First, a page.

the word “no” but, at least from my point of view, the actress playing the young women who gets raped made it pretty clear that she did not want to have sex. The audience, however, saw it differently. Especially the young women. During the discussion following the skit, they went after the character, analyzing every bit of her behavior—from drinking, to letting him into her room, to kissing—and essentially declared the whole thing her fault. I was shocked until I realized that what they were doing was trying to convince themselves that this could never happen to them; it’s like hearing that someone has cancer and immediately asking if they smoked. They were just starting college, in the big city for that matter, and if the skit’s character was raped because of something she did wrong, it would be reasonable to believe that they could control their own fate by not making the same mistakes. If it wasn’t her fault, the world was a scarier place. Simon said that this was a pretty common reaction to the skit—that the women in the audience often went after the victim with a whole list of what she should or shouldn’t have done.
Still, Simon thinks we’ve made progress on our victim blaming attitude: “The fact that the young woman from Brown stepped up and became very public, and that other survivors are coming forward, can be attributed to activism over the years and to an improved climate. When it comes to shame and stigma, we’ve moved the needle just enough to make it possible for some women to come forward.” The hope, of course, is that the action of these women will move the needle even further.
As for college administrations in this country changing and becoming more responsive, Simon is cautiously optimistic. The fact that the White House is now drawing attention to the issue is good, she says, but it will only really help if the Obama administration puts some real consequences behind Title IX violations. Such investigations are not new, says Simon, but have always been considered a “toothless tiger.”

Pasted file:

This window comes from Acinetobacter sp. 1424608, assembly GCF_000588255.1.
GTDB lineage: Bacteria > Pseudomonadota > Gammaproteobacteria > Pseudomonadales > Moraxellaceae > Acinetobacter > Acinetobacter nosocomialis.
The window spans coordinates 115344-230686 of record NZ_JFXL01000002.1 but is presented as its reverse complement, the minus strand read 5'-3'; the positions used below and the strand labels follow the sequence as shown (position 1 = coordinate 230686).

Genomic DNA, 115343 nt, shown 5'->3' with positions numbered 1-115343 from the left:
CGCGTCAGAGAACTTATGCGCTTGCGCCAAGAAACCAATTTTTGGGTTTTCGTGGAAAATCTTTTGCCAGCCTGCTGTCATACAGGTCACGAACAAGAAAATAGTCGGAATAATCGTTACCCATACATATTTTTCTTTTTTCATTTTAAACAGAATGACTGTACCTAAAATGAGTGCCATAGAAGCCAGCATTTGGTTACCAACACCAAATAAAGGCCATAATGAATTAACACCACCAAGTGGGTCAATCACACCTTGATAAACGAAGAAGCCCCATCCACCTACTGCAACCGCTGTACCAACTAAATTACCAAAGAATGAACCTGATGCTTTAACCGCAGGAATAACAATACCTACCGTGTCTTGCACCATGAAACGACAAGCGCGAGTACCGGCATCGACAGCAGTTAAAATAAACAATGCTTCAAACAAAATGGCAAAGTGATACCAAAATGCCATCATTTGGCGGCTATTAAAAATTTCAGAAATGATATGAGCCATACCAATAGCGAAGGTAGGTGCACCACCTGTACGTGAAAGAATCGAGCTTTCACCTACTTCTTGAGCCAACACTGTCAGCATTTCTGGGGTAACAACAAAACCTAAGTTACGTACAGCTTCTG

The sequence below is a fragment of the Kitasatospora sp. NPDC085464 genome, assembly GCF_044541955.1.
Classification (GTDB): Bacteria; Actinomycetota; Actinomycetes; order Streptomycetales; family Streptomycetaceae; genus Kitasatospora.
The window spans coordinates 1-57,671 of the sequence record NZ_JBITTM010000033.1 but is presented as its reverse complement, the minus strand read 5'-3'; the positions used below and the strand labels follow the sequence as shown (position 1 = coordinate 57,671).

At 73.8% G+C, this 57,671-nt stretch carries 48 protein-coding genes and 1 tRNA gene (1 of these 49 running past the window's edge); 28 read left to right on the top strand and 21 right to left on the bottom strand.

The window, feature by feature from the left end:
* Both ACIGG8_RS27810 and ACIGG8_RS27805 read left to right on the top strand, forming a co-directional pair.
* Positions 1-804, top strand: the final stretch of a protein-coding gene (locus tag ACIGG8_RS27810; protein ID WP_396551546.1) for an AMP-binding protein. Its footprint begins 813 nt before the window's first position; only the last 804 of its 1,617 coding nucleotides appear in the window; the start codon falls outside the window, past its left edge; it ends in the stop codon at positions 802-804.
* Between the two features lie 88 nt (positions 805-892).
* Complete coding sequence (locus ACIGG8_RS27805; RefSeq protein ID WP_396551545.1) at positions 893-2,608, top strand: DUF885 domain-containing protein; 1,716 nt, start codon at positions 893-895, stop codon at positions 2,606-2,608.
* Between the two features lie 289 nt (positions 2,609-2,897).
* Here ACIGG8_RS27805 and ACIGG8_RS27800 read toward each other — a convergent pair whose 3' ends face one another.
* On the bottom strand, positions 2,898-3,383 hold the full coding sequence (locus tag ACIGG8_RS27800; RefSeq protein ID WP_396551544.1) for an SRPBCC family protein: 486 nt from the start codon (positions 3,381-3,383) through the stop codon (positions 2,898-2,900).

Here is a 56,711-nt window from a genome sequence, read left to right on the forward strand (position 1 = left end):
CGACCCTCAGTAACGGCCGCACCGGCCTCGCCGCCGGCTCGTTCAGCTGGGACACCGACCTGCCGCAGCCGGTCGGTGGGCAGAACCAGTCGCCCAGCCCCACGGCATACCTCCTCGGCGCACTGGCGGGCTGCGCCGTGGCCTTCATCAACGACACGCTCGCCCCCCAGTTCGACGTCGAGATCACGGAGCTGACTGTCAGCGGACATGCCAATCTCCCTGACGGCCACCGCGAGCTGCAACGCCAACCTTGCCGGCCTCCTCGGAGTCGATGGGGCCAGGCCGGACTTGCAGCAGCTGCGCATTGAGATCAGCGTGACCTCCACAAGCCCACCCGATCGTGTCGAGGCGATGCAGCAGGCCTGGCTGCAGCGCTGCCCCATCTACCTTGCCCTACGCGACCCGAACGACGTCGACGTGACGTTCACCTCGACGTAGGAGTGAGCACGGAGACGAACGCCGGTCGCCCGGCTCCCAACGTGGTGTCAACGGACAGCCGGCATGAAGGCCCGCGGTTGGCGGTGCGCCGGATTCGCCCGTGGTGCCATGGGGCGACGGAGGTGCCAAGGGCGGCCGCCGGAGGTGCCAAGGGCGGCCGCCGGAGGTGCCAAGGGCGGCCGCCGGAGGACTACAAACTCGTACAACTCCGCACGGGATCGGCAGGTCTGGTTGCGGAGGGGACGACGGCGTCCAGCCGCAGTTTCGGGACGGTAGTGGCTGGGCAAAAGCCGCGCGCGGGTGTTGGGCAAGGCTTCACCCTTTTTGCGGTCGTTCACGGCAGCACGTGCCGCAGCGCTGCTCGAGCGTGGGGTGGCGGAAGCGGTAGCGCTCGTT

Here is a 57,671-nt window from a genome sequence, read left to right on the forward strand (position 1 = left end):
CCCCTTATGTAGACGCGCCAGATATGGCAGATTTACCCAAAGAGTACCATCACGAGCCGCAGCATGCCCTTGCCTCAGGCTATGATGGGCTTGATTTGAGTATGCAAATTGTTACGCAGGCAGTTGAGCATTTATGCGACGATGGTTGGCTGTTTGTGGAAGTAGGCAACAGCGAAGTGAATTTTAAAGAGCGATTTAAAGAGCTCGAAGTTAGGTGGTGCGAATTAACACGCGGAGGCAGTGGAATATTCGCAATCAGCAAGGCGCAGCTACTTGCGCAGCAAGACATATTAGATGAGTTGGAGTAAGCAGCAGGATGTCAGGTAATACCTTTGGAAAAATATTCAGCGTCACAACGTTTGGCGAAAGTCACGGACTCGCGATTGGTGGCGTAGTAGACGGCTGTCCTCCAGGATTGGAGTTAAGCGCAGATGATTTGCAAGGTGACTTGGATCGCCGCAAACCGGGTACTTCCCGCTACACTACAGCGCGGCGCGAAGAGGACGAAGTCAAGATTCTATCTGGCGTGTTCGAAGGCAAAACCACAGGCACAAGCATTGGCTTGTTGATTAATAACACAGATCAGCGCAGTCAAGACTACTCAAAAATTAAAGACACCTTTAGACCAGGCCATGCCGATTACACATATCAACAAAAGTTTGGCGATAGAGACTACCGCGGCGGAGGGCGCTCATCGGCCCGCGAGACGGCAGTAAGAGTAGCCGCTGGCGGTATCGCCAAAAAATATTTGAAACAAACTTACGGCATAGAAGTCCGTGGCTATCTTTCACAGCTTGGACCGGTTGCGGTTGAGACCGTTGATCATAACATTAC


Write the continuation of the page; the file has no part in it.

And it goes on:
As for releasing the names of 55 schools under investigation for allegedly mishandling sexual assault cases,
which the Obama administration did earlier this month , Simon argues that it might cause the schools minor embarrassment but that nothing will change unless the publicity affects either alumni support or enrollment.
“Despite the rhetoric of ‘one victim is one too many,’ victims are usually on the bottom of the list,” said Simon. “Ultimately, it’s all about fundraising. 20 years ago Brown and all of these other schools worried about what the graduates from the 1950s who were giving them money would think if the school admitted to having a sexual assault problem.”
Today, however, at least some of the alumni donors are graduates of the SAPE era—the very same people who as students demanded that the university acknowledge the problem and do more to solve it. Maybe the threat that they will withhold their money can spur action by administrators.